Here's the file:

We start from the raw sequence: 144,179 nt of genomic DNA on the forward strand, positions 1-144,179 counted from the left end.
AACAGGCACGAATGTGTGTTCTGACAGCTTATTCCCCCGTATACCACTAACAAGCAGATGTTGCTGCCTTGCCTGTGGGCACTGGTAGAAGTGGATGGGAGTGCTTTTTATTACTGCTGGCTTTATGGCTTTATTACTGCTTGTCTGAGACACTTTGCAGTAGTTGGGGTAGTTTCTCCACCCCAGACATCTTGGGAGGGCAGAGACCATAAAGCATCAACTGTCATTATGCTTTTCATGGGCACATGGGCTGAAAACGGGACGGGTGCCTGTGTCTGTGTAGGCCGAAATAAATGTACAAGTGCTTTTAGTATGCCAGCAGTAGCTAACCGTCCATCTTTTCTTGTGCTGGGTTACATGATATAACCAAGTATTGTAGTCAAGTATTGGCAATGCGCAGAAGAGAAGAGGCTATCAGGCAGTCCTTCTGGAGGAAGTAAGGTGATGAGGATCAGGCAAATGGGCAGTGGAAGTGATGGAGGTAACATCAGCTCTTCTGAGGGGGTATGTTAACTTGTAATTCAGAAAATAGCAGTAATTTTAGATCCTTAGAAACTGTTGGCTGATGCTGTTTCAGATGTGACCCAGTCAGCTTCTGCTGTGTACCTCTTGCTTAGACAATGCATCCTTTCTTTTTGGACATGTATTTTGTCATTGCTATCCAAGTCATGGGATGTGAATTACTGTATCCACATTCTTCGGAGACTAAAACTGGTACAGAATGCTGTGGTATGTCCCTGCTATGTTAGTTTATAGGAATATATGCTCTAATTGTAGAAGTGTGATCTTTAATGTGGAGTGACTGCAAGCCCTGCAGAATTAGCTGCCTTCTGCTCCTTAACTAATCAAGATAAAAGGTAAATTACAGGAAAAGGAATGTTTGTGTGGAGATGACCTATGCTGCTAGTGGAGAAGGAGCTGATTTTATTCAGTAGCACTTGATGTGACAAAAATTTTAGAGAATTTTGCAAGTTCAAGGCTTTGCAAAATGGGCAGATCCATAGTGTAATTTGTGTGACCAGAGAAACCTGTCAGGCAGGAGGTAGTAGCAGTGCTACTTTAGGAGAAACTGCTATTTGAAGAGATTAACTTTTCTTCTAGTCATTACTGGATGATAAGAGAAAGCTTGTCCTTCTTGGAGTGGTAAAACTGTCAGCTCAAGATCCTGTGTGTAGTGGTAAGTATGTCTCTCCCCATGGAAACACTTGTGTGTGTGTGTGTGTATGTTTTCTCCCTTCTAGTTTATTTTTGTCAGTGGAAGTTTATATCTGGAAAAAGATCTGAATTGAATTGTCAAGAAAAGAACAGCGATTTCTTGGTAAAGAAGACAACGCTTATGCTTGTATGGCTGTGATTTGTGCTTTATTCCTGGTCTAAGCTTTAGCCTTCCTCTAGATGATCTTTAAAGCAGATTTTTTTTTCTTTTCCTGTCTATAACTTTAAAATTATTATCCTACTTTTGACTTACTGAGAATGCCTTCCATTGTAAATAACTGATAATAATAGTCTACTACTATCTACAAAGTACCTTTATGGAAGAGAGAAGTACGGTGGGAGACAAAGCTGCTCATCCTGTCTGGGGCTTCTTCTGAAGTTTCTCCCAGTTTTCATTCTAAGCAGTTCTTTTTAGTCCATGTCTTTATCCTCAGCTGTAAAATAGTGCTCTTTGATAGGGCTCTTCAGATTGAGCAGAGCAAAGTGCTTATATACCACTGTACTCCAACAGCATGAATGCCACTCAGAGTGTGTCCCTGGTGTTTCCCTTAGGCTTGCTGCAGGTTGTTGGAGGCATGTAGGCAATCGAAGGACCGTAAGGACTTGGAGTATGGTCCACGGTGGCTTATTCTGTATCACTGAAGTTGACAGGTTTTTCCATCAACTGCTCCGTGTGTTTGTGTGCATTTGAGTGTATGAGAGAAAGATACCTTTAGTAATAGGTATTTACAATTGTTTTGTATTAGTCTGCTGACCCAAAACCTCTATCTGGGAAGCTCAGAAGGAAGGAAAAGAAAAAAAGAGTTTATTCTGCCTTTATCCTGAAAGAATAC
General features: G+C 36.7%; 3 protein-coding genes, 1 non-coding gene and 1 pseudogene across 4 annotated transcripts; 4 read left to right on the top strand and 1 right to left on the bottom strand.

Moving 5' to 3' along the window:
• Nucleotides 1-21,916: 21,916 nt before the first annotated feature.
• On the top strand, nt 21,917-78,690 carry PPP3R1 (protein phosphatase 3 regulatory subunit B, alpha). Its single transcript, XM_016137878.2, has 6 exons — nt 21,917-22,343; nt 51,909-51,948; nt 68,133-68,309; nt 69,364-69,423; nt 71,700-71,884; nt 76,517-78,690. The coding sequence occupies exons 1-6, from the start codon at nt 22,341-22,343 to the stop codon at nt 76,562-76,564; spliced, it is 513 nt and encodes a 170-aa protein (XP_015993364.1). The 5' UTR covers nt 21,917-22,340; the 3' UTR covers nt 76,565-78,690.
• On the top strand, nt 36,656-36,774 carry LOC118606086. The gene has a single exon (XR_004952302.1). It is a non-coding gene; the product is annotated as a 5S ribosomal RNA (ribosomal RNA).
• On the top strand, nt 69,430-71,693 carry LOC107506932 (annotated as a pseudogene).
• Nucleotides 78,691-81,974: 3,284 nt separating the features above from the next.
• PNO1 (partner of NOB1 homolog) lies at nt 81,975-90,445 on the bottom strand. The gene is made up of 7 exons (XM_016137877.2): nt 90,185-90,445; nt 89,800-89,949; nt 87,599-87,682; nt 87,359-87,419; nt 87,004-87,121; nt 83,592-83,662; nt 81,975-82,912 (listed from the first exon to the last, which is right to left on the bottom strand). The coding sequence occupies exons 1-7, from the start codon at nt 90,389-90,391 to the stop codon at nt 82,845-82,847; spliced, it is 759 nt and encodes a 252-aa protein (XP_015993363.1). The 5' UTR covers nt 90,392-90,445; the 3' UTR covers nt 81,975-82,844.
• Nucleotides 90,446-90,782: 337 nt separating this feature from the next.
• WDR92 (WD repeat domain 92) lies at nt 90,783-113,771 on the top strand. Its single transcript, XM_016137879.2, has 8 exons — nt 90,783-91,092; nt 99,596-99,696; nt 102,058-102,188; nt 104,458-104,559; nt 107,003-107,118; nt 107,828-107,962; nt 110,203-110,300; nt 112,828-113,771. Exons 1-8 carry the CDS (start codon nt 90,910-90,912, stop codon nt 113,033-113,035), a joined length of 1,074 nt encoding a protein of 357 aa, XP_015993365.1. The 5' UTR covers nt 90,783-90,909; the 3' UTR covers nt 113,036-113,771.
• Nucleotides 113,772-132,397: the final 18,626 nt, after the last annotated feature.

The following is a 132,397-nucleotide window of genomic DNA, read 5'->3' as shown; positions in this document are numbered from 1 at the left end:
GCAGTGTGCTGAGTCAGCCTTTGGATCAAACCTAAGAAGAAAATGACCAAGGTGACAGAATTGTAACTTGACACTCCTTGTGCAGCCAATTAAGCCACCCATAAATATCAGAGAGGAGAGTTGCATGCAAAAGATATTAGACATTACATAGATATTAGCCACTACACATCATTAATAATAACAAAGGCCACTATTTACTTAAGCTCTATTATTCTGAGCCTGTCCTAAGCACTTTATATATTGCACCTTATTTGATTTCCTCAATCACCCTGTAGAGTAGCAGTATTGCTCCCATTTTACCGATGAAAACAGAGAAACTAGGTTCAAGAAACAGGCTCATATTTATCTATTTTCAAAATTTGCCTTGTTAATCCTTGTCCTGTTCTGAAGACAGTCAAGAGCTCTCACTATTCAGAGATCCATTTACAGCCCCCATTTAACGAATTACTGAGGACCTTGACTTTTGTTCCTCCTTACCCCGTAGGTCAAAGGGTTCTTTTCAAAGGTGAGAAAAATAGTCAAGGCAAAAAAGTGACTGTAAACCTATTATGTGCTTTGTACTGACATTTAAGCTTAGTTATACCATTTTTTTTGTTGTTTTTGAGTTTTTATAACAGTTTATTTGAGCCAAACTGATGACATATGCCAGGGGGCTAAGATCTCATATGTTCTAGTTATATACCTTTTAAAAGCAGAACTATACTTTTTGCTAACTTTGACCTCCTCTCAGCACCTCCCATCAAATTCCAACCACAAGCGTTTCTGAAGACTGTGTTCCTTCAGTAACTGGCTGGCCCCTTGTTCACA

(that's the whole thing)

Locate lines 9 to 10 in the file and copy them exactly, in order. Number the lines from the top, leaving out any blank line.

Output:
• Nucleotides 78,691-81,974: 3,284 nt separating the features above from the next.
• PNO1 (partner of NOB1 homolog) lies at nt 81,975-90,445 on the bottom strand. The gene is made up of 7 exons (XM_016137877.2): nt 90,185-90,445; nt 89,800-89,949; nt 87,599-87,682; nt 87,359-87,419; nt 87,004-87,121; nt 83,592-83,662; nt 81,975-82,912 (listed from the first exon to the last, which is right to left on the bottom strand). The coding sequence occupies exons 1-7, from the start codon at nt 90,389-90,391 to the stop codon at nt 82,845-82,847; spliced, it is 759 nt and encodes a 252-aa protein (XP_015993363.1). The 5' UTR covers nt 90,392-90,445; the 3' UTR covers nt 81,975-82,844.